I realise I do not know what curatorship means.

From the online etymology dictionary ( (my favourite website):

late 14c., "spiritual guide," from Medieval Latin curatus "one responsible for the care (of souls)," from Latin curatus, past participle of curare "to take care of" (seecure (v.)). Church of England sense of "paid deputy priest of a parish" first recorded 1550s.
mid-14c., from Latin curator "overseer, manager, guardian," agent noun from curatus, past participle of curare (see cure (v.)). Originally of those put in charge of minors, lunatics, etc.; meaning "officer in charge of a museum, library, etc." is from 1660s.

Thus, in some sense, to assign me as curator is to put me(lunatic) in charge of the asylum, though I am uncertain as to whether it is to dictate the care of your souls or whether that would not, in fact, be preaching to the choir.

To be asked to curate is to be asked to assemble works already perfect, in the sense of the "perfect tense," that they are in the past; or else it is to develop work alongside an individual or individuals whom you believe have the potential to create new work that will function within and potentially beyond the limits of your own ideological concerns. This process means that you mean something, much in the same vein that you might vote with your wallet, select from an endless yet finite number of products/brands made available to you as a consumer in order to create an identity... but it also allows for the possibility of transcending its own context as reasoned consumption may approximate some kind of buying back of humanity, where all else is rationalised into obscurity.

I am a primary producer and I deal in raw material, just as I believe all of you are and do. That is not a small thing. I have been thinking extensively recently, may have even mentioned it to you... on the different way that (some) artists and (some) curators perceive and experience art, as somehow apart from institutions and capital. I have become convinced that it is something that is part of our lived experience. I will now share these three source thoughts with you, somewhat isolated from their original sources.

From: Eileen Myles, An American Poem: (via Eleanor Weber)(
"And my art can’t
be supported until it is
gigantic, bigger than
everyone else’s, confirming
the audience’s feeling that they are
alone. That they alone
are good, deserved
to buy the tickets
to see this Art."

From: Daniel Buren, the function of the studio, 1971 (
"By producing for a stereotype, one ends up of course fabricating a stereotype, which explains the rampant academicism of contemporary work, dissimulated as it is behind apparent formal diversity. In conclusion, I would like to substantiate my distrust of the studio and its simultaneously idealizing and ossifying function with two examples that have influenced me. The first is personal, the second, historical.
1. While still very young-I was seventeen at the time-I undertook a study of Provencal painting from Cezanne to Picasso with particular attention given to the influence of geography on works of art. To accomplish my study, I not only traveled throughout southeastern France but also visited a large number of artists, from the youngest to the oldest, from the obscure to the famous. My visits afforded me the opportunity to view their work in the context of their studios. What struck me about all their work was first its diversity, then its quality and richness, especially the sense of reality, that is, the "truth," that it possessed, whoever the artist and whatever his reputation. This "reality/truth" existed not only in terms of the artist and his work space but also in relation to the environment, the landscape. It was when I later visited, one after the other, the exhibitions of these artists that my enthusiasm began to fade, and in some cases disappear, as if the works I had seen were not these, nor even produced by the same hands. Torn from their context, their "environment," they had lost their meaning and died, to be reborn as forgeries. I did not immediately understand what had happened, nor why I felt so disillusioned. One thing was clear, however: deception. More than once I revisited certain artists, and each time the gap between studio and gallery widened, finally making it impossible for me to continue my visits to either. Although the reasons were unclear, something had irrevocably come to an end for me.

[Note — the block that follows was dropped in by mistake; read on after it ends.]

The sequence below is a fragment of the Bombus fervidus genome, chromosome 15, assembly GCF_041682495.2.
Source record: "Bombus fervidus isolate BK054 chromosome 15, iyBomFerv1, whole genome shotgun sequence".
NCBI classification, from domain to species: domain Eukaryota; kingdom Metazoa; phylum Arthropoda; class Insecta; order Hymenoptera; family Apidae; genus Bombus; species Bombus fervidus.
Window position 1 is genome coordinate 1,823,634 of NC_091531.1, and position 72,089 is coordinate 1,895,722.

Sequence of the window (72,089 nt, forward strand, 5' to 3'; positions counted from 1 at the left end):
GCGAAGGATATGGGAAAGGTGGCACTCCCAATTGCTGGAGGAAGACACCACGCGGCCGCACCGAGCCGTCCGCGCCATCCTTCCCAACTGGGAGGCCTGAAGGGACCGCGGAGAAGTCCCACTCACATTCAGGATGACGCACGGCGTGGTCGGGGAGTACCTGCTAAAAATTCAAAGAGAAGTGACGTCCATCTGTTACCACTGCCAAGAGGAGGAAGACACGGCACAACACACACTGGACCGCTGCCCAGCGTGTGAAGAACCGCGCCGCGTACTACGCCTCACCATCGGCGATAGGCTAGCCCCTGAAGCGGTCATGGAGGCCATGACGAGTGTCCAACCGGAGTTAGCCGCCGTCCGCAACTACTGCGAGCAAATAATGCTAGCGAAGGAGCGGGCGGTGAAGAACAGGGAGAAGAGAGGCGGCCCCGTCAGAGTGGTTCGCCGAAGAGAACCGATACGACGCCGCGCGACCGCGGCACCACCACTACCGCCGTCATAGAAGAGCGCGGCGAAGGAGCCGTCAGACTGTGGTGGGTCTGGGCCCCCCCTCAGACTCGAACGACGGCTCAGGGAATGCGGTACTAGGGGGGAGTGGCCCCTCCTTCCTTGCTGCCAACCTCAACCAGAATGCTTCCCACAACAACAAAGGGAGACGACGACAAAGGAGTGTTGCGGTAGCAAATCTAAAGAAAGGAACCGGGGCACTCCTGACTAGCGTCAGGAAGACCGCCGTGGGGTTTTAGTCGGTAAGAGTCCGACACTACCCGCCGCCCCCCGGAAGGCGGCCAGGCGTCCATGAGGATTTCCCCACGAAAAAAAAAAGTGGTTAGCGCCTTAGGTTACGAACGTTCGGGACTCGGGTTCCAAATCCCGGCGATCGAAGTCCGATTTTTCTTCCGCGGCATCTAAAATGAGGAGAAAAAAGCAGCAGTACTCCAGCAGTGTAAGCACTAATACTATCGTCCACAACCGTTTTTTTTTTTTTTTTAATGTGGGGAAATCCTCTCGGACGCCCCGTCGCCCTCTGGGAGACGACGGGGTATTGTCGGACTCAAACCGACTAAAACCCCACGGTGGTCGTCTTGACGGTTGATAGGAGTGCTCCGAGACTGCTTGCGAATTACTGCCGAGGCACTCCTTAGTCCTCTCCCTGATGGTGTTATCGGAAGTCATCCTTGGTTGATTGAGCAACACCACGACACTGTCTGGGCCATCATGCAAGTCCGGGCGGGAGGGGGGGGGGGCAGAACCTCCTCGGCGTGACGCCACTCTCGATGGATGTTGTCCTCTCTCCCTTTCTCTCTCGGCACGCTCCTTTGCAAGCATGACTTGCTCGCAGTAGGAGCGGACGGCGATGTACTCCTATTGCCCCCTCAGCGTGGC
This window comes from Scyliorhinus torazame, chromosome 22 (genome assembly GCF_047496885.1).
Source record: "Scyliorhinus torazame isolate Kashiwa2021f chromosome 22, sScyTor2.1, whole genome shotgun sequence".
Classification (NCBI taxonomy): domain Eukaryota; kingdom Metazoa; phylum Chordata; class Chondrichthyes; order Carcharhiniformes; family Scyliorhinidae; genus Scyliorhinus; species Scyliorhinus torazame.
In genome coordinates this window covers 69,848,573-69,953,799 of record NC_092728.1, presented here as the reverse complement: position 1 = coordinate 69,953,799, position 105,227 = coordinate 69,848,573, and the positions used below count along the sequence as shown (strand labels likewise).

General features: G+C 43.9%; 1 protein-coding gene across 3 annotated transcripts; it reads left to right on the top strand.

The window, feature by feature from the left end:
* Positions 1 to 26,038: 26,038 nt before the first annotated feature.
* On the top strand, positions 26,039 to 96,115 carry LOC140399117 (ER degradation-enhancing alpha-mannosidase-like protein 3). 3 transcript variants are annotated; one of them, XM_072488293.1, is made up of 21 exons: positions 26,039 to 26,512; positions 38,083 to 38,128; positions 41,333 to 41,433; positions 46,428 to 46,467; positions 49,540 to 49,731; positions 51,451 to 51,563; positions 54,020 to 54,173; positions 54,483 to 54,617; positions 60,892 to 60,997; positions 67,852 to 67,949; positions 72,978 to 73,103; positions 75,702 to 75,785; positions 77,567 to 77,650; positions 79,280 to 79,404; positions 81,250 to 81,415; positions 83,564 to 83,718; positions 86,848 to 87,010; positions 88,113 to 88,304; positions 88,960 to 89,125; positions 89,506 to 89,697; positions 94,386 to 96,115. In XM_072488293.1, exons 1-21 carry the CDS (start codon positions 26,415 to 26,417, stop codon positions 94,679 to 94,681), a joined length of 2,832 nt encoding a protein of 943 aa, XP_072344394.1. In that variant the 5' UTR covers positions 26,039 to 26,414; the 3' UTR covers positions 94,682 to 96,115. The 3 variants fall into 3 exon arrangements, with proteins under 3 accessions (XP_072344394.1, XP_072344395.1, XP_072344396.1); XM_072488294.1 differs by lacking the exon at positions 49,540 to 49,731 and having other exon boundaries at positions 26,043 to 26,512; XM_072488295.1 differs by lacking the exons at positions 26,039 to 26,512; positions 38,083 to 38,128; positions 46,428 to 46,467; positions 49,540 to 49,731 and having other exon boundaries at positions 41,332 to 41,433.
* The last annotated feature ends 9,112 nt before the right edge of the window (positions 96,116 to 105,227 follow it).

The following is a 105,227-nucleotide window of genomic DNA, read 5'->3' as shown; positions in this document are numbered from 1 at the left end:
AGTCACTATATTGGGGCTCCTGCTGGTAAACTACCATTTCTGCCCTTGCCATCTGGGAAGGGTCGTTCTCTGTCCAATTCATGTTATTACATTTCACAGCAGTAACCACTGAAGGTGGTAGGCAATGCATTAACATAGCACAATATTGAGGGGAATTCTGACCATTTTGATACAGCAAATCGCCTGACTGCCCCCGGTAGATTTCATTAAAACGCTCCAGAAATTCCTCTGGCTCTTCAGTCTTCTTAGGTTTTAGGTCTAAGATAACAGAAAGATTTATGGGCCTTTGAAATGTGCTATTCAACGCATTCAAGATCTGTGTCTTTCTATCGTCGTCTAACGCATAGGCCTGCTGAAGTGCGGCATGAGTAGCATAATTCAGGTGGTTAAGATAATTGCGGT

I later experienced the same disillusion with friends of my own generation, whose work possessed a "reality/truth" that was clearly much closer to me. The loss of the object, the idea that the context of the work corrupts the interest that the work provokes, as if some energy essential to its existence escapes as it passes through the studio door, occupied all my thoughts. This sense that the main point of the work is lost somewhere between its place of production and place of consumption forced me to consider the problem and the significance of the work's place. What I later came to realize was that it was the reality of the work, its "truth," its relationship to its creator and place of creation, that was irretrievably lost in this transfer. In the studio we generally find finished work, work in progress, abandoned work, sketches-a collection of visible evidence viewed simultaneously that allows an understanding of process; it is this aspect of the work that is extinguished by the museum's desire to "install." Hasn't the term installation come to replace exhibition? In fact, isn't what is installed close to being established?